Testing plays three roles in education. First, it serves a motivational role by holding students accountable for their work.
Second, testing serves an assessment function, not only for the purpose of assigning grades (“summative assessment”) but also for providing feedback to students to guide their learning (“formative assessment”). There is, in fact, no formally recognized definition of formative assessment. Perhaps because of its broad and uncertain definition, it remains uncertain how efficacious formative assessment is in improving student learning. Despite this, formative assessment is common in modern educational practice, particularly in hybrid learning paradigms.
Third and finally, summative testing intrinsically improves learning. The latter is called the “testing effect.” The testing effect is known to affect not only the retention and recall of knowledge, but also that of manual skills.
With the uncertainty surrounding the effectiveness of formative assessment, it remains an open question as to whether it (frequent low- or no-stakes testing) or the testing effect (frequent high-stakes testing) is more effective in promoting learning.
We compared formative assessment to summative assessment via their effects on learning in two sections of a course in human physiology for biomedical engineering students. One section of the course (control) used weekly quizzes between each of four exams, with students receiving the higher of two scores – either the exam score, or the average score of the quizzes. The other section of the course (experimental) used frequent, low-stakes, primarily formative assessments to help students gauge their own learning between each of four exams. Learning outcomes were assessed through a physiology concept inventory administered on the first and last days of the course, and through a subset of questions on each of the four exams that were common between the two course sections. The data showed a trend toward higher overall exam scores and post-course retention and recall in the section taught using only summative assessments compared to the section that used formative assessment. The differences, however, were not significant except when retention-recall was considered in isolation from comprehension. These data suggest that well-structured formative assessments can perform nearly as well in inducing the testing effect as frequent, higher-stakes formative assessments.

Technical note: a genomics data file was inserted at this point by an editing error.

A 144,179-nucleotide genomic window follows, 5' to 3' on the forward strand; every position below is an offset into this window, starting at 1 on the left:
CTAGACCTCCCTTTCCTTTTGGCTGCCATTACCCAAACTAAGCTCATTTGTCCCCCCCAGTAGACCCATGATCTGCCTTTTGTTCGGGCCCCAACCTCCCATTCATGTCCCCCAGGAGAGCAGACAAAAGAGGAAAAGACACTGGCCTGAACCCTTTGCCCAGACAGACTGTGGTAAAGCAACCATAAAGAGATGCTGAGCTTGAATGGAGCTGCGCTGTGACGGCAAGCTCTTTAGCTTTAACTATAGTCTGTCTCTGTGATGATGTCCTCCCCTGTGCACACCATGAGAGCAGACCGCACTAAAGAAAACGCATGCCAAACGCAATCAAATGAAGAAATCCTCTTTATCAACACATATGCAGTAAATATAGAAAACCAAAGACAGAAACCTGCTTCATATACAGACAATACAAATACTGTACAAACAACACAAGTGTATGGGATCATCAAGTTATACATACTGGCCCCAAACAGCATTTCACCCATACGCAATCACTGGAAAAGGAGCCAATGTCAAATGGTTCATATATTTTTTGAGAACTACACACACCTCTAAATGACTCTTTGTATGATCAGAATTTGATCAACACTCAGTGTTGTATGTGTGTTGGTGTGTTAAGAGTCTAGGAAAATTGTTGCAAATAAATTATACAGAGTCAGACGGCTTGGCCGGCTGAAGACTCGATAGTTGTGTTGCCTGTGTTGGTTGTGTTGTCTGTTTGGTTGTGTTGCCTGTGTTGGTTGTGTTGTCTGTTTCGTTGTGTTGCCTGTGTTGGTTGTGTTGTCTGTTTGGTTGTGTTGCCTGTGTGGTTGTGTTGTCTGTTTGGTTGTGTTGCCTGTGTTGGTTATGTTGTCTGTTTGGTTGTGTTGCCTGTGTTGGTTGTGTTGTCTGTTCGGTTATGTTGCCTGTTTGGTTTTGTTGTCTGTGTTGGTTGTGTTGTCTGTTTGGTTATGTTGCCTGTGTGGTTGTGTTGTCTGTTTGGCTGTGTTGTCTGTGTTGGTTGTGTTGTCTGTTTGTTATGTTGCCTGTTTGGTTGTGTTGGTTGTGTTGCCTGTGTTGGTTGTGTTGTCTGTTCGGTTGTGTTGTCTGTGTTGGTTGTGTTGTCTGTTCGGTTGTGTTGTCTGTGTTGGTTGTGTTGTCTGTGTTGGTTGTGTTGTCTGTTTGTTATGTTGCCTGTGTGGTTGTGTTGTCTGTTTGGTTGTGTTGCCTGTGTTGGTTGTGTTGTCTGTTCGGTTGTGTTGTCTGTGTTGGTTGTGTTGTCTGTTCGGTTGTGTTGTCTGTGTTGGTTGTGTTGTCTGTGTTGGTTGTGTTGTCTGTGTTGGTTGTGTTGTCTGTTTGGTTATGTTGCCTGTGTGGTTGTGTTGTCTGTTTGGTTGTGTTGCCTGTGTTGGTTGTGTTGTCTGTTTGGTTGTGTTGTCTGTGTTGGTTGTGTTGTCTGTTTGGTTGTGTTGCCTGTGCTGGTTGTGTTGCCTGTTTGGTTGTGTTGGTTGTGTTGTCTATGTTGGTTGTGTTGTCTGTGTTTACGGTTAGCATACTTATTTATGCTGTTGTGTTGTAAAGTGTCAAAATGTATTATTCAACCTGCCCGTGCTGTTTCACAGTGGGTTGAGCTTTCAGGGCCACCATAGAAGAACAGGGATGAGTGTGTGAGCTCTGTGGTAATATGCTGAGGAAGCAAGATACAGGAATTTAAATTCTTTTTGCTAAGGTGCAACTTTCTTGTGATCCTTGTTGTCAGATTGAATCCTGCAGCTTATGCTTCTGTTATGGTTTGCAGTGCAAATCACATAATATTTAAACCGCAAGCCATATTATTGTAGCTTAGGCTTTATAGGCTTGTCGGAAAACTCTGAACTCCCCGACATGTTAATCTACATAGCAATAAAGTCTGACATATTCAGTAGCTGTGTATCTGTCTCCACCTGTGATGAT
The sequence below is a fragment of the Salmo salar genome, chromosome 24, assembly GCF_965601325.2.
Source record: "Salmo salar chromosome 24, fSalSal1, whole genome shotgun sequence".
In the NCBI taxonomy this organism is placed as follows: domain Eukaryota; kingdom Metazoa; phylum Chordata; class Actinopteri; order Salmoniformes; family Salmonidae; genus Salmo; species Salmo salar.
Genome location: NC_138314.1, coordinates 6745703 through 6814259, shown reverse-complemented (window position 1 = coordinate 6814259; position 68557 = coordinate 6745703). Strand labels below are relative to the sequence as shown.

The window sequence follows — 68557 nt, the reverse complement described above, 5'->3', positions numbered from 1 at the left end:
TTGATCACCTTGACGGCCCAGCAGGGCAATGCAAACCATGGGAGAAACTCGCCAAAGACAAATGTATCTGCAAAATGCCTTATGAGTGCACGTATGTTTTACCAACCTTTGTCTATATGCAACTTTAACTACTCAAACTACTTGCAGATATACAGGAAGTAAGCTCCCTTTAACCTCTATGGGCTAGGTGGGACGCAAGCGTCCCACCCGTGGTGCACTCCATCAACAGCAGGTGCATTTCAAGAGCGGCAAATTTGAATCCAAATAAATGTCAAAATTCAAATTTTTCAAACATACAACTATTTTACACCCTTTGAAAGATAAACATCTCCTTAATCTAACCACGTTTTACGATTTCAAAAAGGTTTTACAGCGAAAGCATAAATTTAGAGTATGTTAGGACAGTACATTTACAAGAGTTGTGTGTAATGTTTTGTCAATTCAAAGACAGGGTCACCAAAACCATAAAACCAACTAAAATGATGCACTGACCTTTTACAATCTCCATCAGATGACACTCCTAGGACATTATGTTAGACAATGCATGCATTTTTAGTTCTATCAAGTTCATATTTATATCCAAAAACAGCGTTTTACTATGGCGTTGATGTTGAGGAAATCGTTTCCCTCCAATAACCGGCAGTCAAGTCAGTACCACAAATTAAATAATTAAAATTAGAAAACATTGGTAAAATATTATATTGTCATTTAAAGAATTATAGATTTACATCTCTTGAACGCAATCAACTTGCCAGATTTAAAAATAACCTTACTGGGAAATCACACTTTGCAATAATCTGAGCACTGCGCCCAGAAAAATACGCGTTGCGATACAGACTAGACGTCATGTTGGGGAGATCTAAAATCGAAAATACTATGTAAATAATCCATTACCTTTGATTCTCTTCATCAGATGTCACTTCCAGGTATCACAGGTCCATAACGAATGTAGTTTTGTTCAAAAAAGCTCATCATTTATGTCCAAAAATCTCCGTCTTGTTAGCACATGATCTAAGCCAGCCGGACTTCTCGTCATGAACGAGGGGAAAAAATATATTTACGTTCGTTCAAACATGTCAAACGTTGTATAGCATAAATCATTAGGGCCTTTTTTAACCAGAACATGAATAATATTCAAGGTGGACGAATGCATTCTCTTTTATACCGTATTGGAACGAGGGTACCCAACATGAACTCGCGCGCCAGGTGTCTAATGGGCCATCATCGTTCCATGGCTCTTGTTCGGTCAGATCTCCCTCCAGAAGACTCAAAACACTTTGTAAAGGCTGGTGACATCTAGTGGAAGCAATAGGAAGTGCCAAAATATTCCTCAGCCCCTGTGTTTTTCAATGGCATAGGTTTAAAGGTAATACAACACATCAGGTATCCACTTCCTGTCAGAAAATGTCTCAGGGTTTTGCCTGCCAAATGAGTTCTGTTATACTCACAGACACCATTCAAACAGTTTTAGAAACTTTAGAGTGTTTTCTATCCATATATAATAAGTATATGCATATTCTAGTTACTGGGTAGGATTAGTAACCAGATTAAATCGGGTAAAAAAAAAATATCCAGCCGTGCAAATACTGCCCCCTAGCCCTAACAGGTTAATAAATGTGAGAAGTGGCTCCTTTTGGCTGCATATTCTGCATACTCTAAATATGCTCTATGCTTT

Are you a researcher? Would you like to cite this paper?
Visit the ASEE document repository at
for more tools and easy citations.